Drones have been a part of the public discourse for some time now. However, there still seems to be some confusion revolving around these nifty machines. Misconceptions can arise from different ideas about how drones are developed (or where they are taking us as a society).
Here are some things that might surprise you about this incredible yet commonly misunderstood innovation.
RTF stands for Ready-To-Fly
RTF is a common acronym that’s used to describe drones that come ready to fly. Camera drones and toy drones are almost always ready for action and tend to not require any additional setup. You might have to charge the batteries or install propellers, but the bulk of the preparation work has been done for you.
BNF stands for Bind-And-Fly
Bind-And-Fly quadcopters come completely assembled but without a controller. In this case, you’ll have to either use a controller that you already own or purchase a separate controller that you can bind the drone to. Take note that transmitters and receivers might not work together even at the same frequency, so check that the controller works with your drone before you buy it off the shelf.
ARF stands for Almost-ready-to-fly
These drone kits will most likely require some form of assembly and don’t usually come with transmitters or receivers. In fact, many ARF drones aren’t immediately equipped with motors, batteries, flight controllers or other components, so they are more for experienced drone owners who know a thing or two. Whenever you find ARF in the title of a product, be sure to read the description thoroughly.
Drones may look very similar beside each other, however, their qualities, features and characteristics can really be determined by their purpose and design. DIY drone hobbyists may build drones that are primarily for flying, whether for racing, acrobatic tricks, or aerial battles. Photographers, on the other hand, may use drones with remarkable camera zoom capabilities. Choose a drone that’s most suitable for your needs specifically, because they aren’t all alike.
They aren’t always very agile
If you’re hunting for a drone that can follow you down a mountain at high speeds while you perform amazing bike tricks, then you better think twice. Drones that an average consumer can afford are still pretty weak when it comes to handling obstacles and manoeuvring through tough terrain. DJI’s new Phantom 4 does have some neat sense-and-avoid capabilities, but don’t expect too much.
Compass interference might often cause drone crashes
Large metal structures like power lines, benches or even metal in the ground can affect your drone and cause it to crash. In fact, it’s one of the biggest reasons why accidents happen. This is because interference from metal can compromise calibration data and cause an offset in mobility. Some advanced drones offer recalibration features for sensors which can lead to less interference and fewer crashes.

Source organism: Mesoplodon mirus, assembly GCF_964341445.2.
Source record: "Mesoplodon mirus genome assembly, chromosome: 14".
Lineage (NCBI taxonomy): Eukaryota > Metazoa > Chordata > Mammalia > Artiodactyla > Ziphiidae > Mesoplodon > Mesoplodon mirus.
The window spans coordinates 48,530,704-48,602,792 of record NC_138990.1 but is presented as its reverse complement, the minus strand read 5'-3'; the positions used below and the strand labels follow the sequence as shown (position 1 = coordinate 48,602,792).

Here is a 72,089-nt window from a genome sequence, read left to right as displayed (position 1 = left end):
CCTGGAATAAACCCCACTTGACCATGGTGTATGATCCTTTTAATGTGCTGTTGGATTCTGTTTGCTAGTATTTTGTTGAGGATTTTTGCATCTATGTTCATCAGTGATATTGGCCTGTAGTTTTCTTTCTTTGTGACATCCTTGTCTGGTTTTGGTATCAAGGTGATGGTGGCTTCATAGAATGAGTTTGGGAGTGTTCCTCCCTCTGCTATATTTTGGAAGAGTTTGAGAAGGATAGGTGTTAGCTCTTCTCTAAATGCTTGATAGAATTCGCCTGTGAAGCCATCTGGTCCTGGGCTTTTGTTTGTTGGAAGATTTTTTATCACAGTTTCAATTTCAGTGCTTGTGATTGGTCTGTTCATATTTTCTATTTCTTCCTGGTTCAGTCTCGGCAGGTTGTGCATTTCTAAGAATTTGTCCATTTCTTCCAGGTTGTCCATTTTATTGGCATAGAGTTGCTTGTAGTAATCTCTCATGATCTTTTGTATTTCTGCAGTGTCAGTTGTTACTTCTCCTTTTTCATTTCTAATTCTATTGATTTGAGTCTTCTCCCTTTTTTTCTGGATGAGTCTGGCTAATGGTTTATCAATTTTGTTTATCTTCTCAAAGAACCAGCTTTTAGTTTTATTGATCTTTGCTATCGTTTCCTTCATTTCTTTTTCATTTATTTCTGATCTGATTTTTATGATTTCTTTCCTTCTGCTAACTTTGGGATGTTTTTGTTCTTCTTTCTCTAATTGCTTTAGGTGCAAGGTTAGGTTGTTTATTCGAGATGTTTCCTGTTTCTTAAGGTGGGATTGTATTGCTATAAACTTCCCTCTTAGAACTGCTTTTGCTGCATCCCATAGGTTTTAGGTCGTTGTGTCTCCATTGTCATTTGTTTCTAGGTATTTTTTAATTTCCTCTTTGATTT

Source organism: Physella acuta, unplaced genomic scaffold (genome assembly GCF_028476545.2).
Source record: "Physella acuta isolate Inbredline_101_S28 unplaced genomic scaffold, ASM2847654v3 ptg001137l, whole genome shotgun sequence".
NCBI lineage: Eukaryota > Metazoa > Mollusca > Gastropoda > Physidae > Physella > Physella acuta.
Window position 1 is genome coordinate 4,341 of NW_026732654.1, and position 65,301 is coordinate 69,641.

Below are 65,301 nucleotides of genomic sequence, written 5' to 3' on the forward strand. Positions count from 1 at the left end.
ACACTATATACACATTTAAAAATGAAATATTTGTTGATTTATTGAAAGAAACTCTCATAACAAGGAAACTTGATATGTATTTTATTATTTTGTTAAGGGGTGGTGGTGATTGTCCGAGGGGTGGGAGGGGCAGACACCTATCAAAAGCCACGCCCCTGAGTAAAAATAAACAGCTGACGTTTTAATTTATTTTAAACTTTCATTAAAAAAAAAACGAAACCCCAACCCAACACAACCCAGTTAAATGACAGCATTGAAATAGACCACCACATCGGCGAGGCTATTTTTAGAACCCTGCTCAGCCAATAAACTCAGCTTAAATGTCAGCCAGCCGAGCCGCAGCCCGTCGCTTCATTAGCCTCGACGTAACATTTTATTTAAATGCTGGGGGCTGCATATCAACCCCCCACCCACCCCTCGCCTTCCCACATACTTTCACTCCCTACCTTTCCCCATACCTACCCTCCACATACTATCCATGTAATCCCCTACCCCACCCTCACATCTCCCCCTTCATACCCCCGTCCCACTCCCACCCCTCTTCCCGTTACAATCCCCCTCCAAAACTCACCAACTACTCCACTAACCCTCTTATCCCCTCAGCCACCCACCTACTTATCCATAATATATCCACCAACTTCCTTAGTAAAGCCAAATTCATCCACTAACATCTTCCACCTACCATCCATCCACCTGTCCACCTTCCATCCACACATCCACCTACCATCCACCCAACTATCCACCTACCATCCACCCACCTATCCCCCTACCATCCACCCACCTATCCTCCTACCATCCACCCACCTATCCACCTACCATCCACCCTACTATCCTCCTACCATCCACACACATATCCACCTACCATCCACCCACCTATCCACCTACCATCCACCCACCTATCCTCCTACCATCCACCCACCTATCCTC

Radio interference can also be a problem
Most range specs also don’t take radio interference into account (especially if you consider the fact that most people probably don’t live in areas that are completely free of radio interference). If your drone’s range claims it can span up to “1 mile”, expect that distance to get affected by the interference from radio frequencies. If you fly near radio towers, you might not even get more than a few feet of range!
Some camera drones with GPS capabilities may return home once they lose signal, but it’s best that you avoid losing signal in the first place.
The further the distance, the weaker the signal
This is something that long-distance pilots might often worry about. They have to determine how high they need to fly in order to maintain line-of-sight with their drones. If your drone flies out over 1 mile away, it may be receiving a signal that’s more than 5 times less powerful compared to if you were 1000 feet away. Past this point, the smallest obstacles like trees or power cords can prove problematic. Drones might start experiencing major interference or even a dropout. So, if it’s the distance you’re after, be prepared for worst-case scenarios and try to arm yourself with the best equipment to help ensure that your drone remains safe.
Professional drone operator certification and other training programmes can go a long way towards helping you get ready for the field and can help with getting you prepared for any piloting issues along the way.
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